A reporter described the scene at Central High School on September 25 as "chilling." "The force of law shows nakedly on the point of a bayonet," he wrote. At 9:25 a.m., jeeps arrived at Central High's main entrance, and 30 soldiers accompanied the nine students up the wide steps and into the school. As many as 50 students left after the black students entered, and approximately 750 had failed to appear for school at all.
Outside, agitators taunted the soldiers. A woman lowered her car window and cried, "Heil Hitler!" A bus driver yelled, "All you need now is a Russian flag." By midday, the crowd around the school had dwindled to about 25. And by the next day, it had disappeared. On September 26, Faubus addressed the state, proclaiming: "We are now an occupied territory."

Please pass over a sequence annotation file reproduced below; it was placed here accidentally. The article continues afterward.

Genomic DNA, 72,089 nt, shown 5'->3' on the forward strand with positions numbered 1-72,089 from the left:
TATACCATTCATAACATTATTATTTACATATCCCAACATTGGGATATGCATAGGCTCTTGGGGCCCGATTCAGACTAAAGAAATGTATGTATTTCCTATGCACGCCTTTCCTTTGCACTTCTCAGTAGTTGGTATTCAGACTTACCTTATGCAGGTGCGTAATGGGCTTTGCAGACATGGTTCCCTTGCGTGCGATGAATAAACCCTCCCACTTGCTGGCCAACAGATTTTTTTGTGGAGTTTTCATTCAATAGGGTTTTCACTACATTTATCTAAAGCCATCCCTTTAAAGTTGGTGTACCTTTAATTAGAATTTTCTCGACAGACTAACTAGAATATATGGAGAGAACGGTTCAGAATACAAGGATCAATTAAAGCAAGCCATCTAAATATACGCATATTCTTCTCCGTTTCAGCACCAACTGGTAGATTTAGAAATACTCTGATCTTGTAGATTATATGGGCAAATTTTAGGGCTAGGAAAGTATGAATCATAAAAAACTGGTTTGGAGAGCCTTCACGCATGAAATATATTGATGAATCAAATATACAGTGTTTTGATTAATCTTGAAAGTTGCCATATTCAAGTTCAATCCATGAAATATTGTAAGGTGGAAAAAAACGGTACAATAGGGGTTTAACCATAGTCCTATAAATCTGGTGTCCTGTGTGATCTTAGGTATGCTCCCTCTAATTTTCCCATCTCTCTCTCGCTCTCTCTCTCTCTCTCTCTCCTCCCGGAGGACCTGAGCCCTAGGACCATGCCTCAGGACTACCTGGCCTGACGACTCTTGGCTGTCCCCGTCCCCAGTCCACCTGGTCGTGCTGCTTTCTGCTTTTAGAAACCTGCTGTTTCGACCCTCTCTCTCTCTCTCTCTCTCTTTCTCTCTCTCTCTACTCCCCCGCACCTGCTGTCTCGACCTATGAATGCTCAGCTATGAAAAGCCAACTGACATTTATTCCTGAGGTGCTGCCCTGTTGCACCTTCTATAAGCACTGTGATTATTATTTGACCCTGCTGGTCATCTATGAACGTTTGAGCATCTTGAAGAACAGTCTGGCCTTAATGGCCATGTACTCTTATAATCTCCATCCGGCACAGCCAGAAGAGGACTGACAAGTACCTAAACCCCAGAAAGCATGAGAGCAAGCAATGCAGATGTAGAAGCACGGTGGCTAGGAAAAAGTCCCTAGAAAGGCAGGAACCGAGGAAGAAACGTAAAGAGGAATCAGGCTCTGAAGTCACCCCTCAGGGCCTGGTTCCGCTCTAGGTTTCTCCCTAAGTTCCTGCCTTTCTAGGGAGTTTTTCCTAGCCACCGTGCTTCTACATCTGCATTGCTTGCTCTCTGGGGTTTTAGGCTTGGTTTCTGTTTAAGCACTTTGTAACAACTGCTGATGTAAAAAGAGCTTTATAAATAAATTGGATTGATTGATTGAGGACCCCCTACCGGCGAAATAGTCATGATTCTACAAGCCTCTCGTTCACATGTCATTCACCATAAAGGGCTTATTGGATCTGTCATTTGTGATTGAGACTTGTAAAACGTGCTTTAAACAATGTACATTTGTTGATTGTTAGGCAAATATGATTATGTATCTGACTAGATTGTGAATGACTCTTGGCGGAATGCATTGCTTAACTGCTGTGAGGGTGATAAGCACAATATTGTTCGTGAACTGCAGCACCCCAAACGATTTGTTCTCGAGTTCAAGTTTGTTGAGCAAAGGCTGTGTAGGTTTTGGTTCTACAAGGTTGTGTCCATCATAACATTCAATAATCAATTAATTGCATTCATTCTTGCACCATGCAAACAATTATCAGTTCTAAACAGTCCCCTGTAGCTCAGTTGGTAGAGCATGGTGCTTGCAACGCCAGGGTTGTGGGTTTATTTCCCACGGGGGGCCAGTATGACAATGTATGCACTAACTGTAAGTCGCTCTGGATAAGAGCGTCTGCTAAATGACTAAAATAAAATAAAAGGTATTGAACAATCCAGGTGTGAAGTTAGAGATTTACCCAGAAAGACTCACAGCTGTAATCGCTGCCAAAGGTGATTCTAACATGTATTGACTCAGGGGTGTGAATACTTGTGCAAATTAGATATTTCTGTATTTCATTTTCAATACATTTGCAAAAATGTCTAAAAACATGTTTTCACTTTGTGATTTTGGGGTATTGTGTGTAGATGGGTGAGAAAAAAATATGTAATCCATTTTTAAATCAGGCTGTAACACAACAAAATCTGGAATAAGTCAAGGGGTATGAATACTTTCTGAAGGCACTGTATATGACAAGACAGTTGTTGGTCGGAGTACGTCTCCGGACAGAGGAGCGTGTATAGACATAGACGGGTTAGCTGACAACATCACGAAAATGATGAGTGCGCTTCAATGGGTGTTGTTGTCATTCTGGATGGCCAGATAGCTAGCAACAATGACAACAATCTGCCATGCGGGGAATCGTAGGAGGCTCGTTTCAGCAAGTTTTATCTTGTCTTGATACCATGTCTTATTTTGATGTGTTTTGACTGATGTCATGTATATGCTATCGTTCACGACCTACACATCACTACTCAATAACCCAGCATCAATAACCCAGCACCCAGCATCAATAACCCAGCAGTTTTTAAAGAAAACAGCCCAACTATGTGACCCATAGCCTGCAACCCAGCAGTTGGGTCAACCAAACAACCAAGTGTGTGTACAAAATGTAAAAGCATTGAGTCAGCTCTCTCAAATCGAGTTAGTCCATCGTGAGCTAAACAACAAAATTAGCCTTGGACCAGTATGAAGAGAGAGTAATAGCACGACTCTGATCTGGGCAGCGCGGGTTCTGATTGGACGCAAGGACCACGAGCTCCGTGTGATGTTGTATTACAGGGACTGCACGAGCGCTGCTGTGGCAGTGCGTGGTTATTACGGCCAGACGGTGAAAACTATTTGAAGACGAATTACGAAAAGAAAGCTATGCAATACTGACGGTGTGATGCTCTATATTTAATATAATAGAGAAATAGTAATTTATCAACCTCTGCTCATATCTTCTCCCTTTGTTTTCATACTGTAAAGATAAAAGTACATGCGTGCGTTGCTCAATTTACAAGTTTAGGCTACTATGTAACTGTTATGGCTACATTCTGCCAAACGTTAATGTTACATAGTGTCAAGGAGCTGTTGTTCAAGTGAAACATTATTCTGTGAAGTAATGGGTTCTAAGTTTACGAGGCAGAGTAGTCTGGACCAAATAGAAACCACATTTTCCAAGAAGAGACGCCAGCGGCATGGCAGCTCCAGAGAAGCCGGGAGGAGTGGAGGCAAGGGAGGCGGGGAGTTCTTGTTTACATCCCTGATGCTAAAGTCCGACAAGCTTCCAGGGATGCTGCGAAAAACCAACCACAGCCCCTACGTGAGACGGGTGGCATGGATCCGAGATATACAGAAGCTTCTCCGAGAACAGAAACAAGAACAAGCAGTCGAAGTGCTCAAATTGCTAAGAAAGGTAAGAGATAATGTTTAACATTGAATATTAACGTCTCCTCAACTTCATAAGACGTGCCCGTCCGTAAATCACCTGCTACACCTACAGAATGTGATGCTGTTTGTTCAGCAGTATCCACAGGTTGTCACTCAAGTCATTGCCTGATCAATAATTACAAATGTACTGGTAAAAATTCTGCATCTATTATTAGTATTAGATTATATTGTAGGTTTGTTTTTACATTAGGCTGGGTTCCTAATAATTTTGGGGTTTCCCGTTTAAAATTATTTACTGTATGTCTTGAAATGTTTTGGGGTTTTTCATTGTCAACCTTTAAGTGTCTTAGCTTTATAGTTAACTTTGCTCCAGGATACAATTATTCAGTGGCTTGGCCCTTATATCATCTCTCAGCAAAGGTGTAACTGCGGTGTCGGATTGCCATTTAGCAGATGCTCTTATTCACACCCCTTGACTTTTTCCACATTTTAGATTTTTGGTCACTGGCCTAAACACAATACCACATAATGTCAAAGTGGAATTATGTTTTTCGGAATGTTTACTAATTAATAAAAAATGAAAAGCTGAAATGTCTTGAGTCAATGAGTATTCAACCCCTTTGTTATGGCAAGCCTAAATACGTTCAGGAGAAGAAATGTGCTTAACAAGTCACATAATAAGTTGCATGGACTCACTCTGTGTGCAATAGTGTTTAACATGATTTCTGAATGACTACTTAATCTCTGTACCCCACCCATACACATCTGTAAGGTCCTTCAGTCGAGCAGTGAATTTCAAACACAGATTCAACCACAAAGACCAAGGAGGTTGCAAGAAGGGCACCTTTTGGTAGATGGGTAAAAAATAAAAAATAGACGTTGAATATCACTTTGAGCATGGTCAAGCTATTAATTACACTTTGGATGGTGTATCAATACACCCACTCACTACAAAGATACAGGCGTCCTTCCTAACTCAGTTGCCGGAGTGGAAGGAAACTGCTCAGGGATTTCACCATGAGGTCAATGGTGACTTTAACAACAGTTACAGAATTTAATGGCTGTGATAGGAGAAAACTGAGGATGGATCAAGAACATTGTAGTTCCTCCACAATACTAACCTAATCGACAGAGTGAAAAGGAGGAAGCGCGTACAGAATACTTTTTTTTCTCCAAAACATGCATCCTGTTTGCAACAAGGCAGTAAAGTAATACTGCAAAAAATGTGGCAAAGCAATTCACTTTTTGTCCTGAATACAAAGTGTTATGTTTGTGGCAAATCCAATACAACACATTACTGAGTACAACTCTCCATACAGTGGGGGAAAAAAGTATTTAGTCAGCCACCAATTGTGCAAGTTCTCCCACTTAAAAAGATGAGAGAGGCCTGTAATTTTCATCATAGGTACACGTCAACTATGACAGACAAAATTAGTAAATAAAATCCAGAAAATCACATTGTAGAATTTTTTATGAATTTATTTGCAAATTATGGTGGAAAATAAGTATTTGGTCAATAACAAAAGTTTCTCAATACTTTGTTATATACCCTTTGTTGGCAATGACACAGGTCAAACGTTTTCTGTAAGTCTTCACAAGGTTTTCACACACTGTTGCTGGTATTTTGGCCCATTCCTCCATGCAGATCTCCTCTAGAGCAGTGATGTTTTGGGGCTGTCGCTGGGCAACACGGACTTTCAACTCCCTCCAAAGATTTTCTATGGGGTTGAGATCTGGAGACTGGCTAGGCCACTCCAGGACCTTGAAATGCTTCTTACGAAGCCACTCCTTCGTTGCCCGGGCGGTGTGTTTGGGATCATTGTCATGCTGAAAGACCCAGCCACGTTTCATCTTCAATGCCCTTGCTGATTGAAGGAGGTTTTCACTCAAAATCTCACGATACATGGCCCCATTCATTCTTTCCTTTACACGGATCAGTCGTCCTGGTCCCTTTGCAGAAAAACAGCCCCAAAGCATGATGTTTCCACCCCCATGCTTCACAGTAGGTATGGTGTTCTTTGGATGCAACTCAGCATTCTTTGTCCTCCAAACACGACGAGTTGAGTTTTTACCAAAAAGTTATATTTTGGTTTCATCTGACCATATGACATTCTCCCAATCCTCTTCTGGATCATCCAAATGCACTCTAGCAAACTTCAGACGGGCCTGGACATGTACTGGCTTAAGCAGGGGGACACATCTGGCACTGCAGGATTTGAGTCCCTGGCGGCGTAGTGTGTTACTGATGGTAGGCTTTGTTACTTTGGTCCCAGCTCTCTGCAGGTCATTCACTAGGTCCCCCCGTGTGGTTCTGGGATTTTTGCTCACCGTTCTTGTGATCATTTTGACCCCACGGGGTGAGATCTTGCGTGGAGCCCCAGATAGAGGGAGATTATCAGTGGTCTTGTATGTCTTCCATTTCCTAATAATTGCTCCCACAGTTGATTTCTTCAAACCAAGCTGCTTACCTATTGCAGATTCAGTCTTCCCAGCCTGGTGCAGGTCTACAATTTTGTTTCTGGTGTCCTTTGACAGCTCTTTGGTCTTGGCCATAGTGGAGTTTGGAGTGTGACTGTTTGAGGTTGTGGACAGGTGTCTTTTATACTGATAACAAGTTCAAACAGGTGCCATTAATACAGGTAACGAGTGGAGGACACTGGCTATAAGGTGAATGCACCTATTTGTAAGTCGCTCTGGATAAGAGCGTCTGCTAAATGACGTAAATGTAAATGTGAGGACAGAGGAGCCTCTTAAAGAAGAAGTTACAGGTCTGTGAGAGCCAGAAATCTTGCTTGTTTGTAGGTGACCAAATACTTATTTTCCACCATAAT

The peaceful day that Eisenhower had planned for September 26 was not to be. First, the administration's contingency plans for a larger conflict in the South produced an embarrassing gaffe. The Army announced that units "throughout the southern states have been placed on special alert to deal with any possible outbreaks in connection with school segregation." The order, if known to Eisenhower in advance, was not meant to be public. It presented Eisenhower's enemies with more ammunition. Faubus exploited it in a speech, leaving the impression that the troop deployment to Little Rock was only the first step in a larger military occupation of the South. He ignored the fact that the order had been revoked four hours earlier.